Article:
If I didn’t write these poems and instead was a reader who knew the drug world, then I would think that the writer of these poems knows what I have lived or am going through. The knowledge is there. To readers who have not gone through these things, I assume they would read the poems as a series of explanations. This book is an educational tool. 

Rob: You’ve mentioned here and there some elements of working with Nightwood Editions. Could you talk more about how the book ended up with them? You hadn’t published poems widely before the book came out, so how did it come to Nightwood’s attention?

Cassandra: In May 2017, I submitted four poems to the Nightwood Editions submissions page on their website. I was just surfing the internet looking for somewhere where I could submit poetry. In November. I got a response from Nightwood asking for my full manuscript. It was a surprise because I had almost forgotten that I had submitted something, as seven months had gone by before they contacted me. So I sent my manuscript and then they wanted more poems because my book was pretty short. Time went by and a few months later they offered to publish in Spring 2019. Amber McMillian at Nightwood is an awesome editor and I was lucky to have her edit my book.

Rob: Vancouver has been “mapped” poetically by any number of poets, including George Stanley (Vancouver: A Poem), Meredith Quartermain (Vancouver Walking) and Michael Turner (Kingsway). I would put Fresh Pack of Smokes in their company: so many intersections, parks, and buildings in the city are present and palpable in your poems. Do you think there is something particular about Vancouver that causes such interest in writing about the city with great specificity? Why did you choose to describe the city in such detail, down to individual streets and neighborhoods, when you could have told your story in a more generalized way?

Cassandra: I have mixed feelings about Vancouver. I lived in the city for many years before I moved to Vancouver Island. I loved my neighborhood in Mount Pleasant and I like Vancouver as a whole. However, there is a really dark underbelly to the city, and it can suck you right in if you let it. It is this underbelly that I wanted to talk about. I also wanted to express how the city affected my experiences of addiction. To do this I decided to focus on specific areas of Vancouver where I spent time. I feel like Vancouver is a living entity infused with the good, the bad, and the ugly.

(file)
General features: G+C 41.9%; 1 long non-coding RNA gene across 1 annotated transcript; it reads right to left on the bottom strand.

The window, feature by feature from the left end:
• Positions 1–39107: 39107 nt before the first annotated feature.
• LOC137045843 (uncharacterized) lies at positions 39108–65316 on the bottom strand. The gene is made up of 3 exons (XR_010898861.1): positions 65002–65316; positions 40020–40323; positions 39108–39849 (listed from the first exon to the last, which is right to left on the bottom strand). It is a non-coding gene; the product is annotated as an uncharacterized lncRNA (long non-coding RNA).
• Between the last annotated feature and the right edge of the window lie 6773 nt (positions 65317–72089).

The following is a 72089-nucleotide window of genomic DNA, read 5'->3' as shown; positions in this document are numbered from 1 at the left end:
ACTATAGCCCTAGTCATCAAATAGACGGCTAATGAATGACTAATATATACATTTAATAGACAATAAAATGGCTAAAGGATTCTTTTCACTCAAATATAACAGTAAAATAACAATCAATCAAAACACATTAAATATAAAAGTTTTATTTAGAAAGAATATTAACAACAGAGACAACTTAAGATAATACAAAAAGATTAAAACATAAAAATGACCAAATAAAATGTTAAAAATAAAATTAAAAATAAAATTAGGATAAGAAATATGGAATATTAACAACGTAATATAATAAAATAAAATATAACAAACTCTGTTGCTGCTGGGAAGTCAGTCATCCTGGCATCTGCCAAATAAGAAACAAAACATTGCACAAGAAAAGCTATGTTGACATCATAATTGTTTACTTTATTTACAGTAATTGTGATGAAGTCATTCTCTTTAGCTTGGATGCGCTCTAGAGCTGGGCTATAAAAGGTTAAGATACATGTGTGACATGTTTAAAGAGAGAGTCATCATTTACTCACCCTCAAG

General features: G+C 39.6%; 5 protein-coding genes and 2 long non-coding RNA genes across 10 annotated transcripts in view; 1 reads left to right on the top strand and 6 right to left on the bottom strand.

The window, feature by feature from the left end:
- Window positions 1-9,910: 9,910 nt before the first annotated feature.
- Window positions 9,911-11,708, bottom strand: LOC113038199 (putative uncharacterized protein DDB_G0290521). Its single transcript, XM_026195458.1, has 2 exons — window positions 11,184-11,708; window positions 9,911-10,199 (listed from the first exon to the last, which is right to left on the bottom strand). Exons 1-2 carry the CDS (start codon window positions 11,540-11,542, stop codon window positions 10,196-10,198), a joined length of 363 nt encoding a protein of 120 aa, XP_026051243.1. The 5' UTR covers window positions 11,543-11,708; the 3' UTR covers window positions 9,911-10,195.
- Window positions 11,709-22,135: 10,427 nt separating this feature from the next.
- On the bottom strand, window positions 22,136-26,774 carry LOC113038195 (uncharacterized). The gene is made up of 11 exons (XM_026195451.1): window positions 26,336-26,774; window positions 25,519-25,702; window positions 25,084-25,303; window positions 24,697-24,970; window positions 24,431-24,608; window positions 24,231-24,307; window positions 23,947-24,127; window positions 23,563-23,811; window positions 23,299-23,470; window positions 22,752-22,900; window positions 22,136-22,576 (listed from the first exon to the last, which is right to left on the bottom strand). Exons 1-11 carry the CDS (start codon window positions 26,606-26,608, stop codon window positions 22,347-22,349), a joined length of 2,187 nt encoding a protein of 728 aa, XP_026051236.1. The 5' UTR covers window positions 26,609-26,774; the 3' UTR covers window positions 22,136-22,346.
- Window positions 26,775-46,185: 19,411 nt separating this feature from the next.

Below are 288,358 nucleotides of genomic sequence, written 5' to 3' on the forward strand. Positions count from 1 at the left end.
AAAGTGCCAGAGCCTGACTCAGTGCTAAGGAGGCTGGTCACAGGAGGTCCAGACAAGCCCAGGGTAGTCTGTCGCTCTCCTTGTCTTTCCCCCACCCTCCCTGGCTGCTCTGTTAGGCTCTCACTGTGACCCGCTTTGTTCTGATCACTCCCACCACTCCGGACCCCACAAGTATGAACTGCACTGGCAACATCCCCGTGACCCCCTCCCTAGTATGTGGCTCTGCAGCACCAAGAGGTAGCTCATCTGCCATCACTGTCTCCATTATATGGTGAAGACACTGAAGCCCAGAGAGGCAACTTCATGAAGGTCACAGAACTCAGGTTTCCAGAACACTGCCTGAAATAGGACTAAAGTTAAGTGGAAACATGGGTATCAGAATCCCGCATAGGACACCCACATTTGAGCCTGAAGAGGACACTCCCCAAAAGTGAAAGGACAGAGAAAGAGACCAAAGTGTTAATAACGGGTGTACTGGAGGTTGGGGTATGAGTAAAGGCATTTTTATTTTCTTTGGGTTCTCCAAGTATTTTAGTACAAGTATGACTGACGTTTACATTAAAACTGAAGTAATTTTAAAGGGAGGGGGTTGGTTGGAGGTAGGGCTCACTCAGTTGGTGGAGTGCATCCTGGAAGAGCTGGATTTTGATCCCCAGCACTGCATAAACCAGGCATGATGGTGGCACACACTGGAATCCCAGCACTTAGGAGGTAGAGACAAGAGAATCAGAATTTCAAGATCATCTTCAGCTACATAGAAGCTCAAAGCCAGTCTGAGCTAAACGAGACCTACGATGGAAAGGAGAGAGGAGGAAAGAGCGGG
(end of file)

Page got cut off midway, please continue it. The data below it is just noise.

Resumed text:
Rob: Speaking of writing about the city, I’m curious about what portion of this book was written while you were in Vancouver, and what portion was written elsewhere? Did where you were writing change how you thought/wrote about the city and your years living in it?

Cassandra: Of the book’s 67 poems, 39 were written in Vancouver. I wrote the rest in Duncan and added them to make the book a little longer. I don’t think it made a difference in which location I was writing in.  

Rob: That’s interesting. I would have thought having more distance (physical, and in time) from your experiences in the Downtown Eastside would have altered the poems a bit.

Speaking of gaining distance from your drug addiction: the book ends with a suite of poems about getting clean. In “Clean” you write, “I’ve had so much excitement, if you can call it that, in my life that I won’t mind if the rest of my years are simple and quiet.” Will writing be a part of that simpler, quiet life going forward? And if so, do you have anything in mind for what you might write next?

Cassandra: I love writing so much I can’t imagine my life without it. It will for sure be a part of my life now and in the future. Right now I am currently dabbling in short stories. I love creating different worlds and characters. So I think that is my next step.

Cassandra Blanchard was born in Whitehorse, YK, but called Vancouver home for many years. She holds a BA from UBC with a major in gender, race, sexuality, and social justice. Her poetry has been published in a handful of literary journals. Fresh Pack of Smokes is her first book of poetry. She lives in Duncan, BC.